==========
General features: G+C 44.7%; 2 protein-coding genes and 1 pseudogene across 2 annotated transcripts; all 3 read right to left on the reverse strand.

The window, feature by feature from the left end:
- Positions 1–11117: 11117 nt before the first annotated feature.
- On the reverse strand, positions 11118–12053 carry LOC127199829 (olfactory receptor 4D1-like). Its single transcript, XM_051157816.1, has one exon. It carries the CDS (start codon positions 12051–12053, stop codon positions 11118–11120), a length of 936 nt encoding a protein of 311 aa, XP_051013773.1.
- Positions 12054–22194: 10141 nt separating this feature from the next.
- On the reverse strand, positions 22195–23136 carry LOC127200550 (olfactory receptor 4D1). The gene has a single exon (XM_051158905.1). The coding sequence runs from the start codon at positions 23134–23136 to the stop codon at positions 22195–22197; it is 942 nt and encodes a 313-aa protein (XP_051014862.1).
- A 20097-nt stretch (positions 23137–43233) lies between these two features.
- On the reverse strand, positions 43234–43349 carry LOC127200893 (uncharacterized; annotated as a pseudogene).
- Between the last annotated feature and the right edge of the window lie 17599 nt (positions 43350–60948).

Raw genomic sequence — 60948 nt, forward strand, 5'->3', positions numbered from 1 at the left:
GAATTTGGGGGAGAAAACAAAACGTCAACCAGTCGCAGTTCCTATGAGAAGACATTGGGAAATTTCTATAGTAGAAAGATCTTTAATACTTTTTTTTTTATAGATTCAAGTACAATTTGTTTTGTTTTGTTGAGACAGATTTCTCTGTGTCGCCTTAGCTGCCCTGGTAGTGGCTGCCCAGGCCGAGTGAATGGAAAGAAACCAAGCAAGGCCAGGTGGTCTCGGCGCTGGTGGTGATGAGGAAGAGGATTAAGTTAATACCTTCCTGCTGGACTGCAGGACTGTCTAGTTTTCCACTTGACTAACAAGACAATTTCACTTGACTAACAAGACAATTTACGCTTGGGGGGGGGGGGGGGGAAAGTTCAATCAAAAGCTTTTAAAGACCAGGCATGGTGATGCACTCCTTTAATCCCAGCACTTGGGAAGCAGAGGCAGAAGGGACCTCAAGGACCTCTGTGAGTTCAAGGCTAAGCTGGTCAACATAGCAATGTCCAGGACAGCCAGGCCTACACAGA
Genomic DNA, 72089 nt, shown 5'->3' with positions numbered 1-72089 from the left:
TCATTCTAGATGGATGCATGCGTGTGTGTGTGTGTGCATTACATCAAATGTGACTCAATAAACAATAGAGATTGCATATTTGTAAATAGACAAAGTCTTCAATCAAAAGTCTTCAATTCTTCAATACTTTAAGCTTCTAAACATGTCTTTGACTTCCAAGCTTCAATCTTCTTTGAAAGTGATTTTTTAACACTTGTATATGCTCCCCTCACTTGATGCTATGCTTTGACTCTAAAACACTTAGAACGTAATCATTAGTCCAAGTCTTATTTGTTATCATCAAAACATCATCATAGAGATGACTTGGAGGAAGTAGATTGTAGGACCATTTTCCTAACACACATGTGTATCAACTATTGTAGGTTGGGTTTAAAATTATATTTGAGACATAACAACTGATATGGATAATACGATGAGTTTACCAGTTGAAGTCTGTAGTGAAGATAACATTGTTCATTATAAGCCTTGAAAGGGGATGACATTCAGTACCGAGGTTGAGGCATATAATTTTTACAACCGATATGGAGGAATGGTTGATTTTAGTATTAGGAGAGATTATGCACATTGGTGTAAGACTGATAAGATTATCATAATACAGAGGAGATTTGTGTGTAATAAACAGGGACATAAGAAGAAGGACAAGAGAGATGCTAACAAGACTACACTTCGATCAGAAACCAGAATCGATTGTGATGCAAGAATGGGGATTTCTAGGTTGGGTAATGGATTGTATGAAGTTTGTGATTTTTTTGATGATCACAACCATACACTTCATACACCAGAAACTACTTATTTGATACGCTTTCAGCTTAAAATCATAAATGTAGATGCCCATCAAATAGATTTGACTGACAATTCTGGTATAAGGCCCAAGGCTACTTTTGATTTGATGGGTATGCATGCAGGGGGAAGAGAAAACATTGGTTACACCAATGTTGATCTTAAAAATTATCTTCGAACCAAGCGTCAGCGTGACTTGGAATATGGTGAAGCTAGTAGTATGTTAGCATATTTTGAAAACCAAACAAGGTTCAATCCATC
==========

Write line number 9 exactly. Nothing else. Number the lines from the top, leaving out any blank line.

- Between the last annotated feature and the right edge of the window lie 17599 nt (positions 43350–60948).